Handicapper's report: Won a Sprint Cup race at Rockingham in 2002, but competed in only one more full season at the sport's top level after that. Won the Truck Series in 2008 for Bill Davis, but didn't have a full-time ride the next year. Benson was always a capable driver who seemed plagued by lack of funding, whether it was on the car in which he nearly won the Daytona 500 in 2000, or during the latter stages of his Truck career. These days he's gone back to his roots, racing super late models in the northeast and Midwest. Given that he hasn't started a national series race of any kind since 2010, his days in NASCAR would appear to be over.
Stable: Brad Keselowski Racing
Lineage: Race winner in both Nationwide and Truck series
Morning line: 50-1
Handicapper's report: If there's a leading candidate right now to follow the Dillon route and climb into the Sprint Cup Series on the heels of titles in the two lower circuits, then it has to be Blaney, just 20 and already with race wins in Trucks and Nationwide. He's currently seventh in Truck points, 19 off the lead. If he ends up running full-time Nationwide next year for Penske (to which he's under contract), he'll be with the team that won the 2010 title with Keselowski and finished as runner-up last year with Sam Hornish Jr. After that? Who knows. It's a long-term bet, but one worth making.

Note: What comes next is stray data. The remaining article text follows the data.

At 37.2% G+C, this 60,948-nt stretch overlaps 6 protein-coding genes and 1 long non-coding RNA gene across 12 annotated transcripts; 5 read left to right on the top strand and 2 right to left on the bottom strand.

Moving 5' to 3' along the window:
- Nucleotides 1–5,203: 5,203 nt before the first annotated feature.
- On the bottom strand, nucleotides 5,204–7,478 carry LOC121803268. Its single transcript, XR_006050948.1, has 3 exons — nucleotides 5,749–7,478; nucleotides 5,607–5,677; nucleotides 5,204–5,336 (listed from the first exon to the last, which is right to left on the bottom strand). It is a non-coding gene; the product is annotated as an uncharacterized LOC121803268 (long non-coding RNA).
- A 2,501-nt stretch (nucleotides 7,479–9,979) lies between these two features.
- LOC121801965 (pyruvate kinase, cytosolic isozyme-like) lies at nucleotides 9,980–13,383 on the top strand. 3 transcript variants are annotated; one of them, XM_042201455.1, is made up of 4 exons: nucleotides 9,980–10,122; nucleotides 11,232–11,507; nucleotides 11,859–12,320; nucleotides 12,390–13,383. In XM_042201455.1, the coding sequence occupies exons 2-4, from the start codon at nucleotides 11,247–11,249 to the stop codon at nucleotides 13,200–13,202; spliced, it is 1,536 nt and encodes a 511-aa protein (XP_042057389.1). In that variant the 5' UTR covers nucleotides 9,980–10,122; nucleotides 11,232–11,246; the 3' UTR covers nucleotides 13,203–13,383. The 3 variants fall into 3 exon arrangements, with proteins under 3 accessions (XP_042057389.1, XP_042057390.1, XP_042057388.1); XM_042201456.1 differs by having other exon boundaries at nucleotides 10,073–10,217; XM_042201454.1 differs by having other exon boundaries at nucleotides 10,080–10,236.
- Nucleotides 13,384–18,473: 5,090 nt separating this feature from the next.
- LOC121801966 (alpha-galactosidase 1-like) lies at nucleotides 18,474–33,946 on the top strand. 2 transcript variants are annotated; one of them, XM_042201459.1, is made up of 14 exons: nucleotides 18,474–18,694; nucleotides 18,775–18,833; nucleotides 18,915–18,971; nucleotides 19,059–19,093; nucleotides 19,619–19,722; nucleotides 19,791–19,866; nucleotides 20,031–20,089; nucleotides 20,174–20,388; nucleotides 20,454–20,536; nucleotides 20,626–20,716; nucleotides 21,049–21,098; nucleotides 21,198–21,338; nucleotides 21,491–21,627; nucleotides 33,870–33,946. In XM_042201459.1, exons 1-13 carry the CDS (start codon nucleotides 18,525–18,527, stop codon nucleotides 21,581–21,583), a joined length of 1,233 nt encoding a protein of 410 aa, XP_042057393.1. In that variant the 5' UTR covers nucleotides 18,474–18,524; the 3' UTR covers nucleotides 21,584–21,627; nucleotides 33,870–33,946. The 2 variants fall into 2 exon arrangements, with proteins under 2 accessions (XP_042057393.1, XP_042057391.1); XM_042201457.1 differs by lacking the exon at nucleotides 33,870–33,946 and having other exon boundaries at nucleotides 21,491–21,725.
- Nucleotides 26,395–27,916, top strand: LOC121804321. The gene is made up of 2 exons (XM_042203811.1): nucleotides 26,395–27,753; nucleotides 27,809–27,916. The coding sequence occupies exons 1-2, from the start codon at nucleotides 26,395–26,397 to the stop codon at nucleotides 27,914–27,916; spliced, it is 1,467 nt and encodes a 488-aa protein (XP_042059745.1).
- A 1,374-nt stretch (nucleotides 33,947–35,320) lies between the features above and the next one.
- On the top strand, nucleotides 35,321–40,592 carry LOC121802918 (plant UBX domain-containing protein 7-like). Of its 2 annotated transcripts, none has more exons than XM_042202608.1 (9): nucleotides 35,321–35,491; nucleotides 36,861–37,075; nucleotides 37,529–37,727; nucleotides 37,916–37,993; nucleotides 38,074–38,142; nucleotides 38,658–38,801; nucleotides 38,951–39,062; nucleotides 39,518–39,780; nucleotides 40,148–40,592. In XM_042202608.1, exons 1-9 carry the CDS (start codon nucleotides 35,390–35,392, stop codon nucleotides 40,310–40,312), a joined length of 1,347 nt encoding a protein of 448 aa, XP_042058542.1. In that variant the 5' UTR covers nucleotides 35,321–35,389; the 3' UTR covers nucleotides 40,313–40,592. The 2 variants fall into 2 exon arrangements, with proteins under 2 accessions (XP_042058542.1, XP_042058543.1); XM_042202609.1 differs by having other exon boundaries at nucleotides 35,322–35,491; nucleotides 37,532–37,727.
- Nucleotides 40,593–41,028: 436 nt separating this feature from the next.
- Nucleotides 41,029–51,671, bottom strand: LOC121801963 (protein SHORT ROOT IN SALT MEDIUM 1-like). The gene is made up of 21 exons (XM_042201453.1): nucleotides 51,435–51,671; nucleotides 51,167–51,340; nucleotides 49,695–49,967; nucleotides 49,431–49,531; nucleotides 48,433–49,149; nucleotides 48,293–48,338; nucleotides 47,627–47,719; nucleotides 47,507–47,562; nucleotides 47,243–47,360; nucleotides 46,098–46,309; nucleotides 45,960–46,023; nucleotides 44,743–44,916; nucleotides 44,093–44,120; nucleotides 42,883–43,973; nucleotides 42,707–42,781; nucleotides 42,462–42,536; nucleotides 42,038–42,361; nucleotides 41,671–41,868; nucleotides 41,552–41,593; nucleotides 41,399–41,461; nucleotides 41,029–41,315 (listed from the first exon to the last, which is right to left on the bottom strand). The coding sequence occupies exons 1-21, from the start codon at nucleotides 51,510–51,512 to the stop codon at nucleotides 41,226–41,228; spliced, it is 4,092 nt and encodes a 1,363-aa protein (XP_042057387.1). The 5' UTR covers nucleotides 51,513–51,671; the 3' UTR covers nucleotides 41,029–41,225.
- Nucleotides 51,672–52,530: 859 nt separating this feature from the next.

Stable: Joe Gibbs Racing
Lineage: Won Nationwide Series championship in 2009
Morning line: 100-1
Handicapper's report: An elite driver who's proven he can win in everything, even if he's still lacking a Sprint Cup crown. Might already have a Truck title if not for NASCAR's relatively recent rule that drivers must choose only one series in which to accrue championship points. But at just 29, Busch has plenty of runway ahead to chase anything he wants. Like Keselowski, he owns a Truck Series team, and given his urge to get behind the wheel and compete, who knows what he might do if he ever claims the premier series title. If there's a leading candidate to be racing Trucks at 50, it's Kyle Busch.